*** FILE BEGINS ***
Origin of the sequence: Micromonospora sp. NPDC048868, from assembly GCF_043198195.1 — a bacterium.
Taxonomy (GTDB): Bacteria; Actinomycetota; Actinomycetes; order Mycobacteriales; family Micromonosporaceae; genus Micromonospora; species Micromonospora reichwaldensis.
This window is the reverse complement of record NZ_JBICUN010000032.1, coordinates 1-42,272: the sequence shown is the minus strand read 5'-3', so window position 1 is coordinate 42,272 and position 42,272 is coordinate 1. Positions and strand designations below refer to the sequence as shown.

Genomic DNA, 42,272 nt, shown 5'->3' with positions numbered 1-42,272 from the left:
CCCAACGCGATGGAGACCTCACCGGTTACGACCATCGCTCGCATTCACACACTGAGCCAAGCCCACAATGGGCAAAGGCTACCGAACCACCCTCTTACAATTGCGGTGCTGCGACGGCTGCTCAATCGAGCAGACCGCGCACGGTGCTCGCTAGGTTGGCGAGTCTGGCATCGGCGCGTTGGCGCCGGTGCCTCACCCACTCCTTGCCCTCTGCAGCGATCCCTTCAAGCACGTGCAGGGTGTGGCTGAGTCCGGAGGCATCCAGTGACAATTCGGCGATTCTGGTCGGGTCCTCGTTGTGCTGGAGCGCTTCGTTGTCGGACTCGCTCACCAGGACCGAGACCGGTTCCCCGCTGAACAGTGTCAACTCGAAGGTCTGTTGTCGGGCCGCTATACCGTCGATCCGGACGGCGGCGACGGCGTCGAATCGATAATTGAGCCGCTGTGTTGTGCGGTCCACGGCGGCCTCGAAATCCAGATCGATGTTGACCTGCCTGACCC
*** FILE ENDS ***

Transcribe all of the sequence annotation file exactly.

Origin of the sequence: Micromonospora sp. NPDC048868, from assembly GCF_043198195.1 — a bacterium.
Taxonomy (GTDB): Bacteria; Actinomycetota; Actinomycetes; order Mycobacteriales; family Micromonosporaceae; genus Micromonospora; species Micromonospora reichwaldensis.
This window is the reverse complement of record NZ_JBICUN010000032.1, coordinates 1-42,272: the sequence shown is the minus strand read 5'-3', so window position 1 is coordinate 42,272 and position 42,272 is coordinate 1. Positions and strand designations below refer to the sequence as shown.

Genomic DNA, 42,272 nt, shown 5'->3' with positions numbered 1-42,272 from the left:
CCCAACGCGATGGAGACCTCACCGGTTACGACCATCGCTCGCATTCACACACTGAGCCAAGCCCACAATGGGCAAAGGCTACCGAACCACCCTCTTACAATTGCGGTGCTGCGACGGCTGCTCAATCGAGCAGACCGCGCACGGTGCTCGCTAGGTTGGCGAGTCTGGCATCGGCGCGTTGGCGCCGGTGCCTCACCCACTCCTTGCCCTCTGCAGCGATCCCTTCAAGCACGTGCAGGGTGTGGCTGAGTCCGGAGGCATCCAGTGACAATTCGGCGATTCTGGTCGGGTCCTCGTTGTGCTGGAGCGCTTCGTTGTCGGACTCGCTCACCAGGACCGAGACCGGTTCCCCGCTGAACAGTGTCAACTCGAAGGTCTGTTGTCGGGCCGCTATACCGTCGATCCGGACGGCGGCGACGGCGTCGAATCGATAATTGAGCCGCTGTGTTGTGCGGTCCACGGCGGCCTCGAAATCCAGATCGATGTTGACCTGCCTGACCC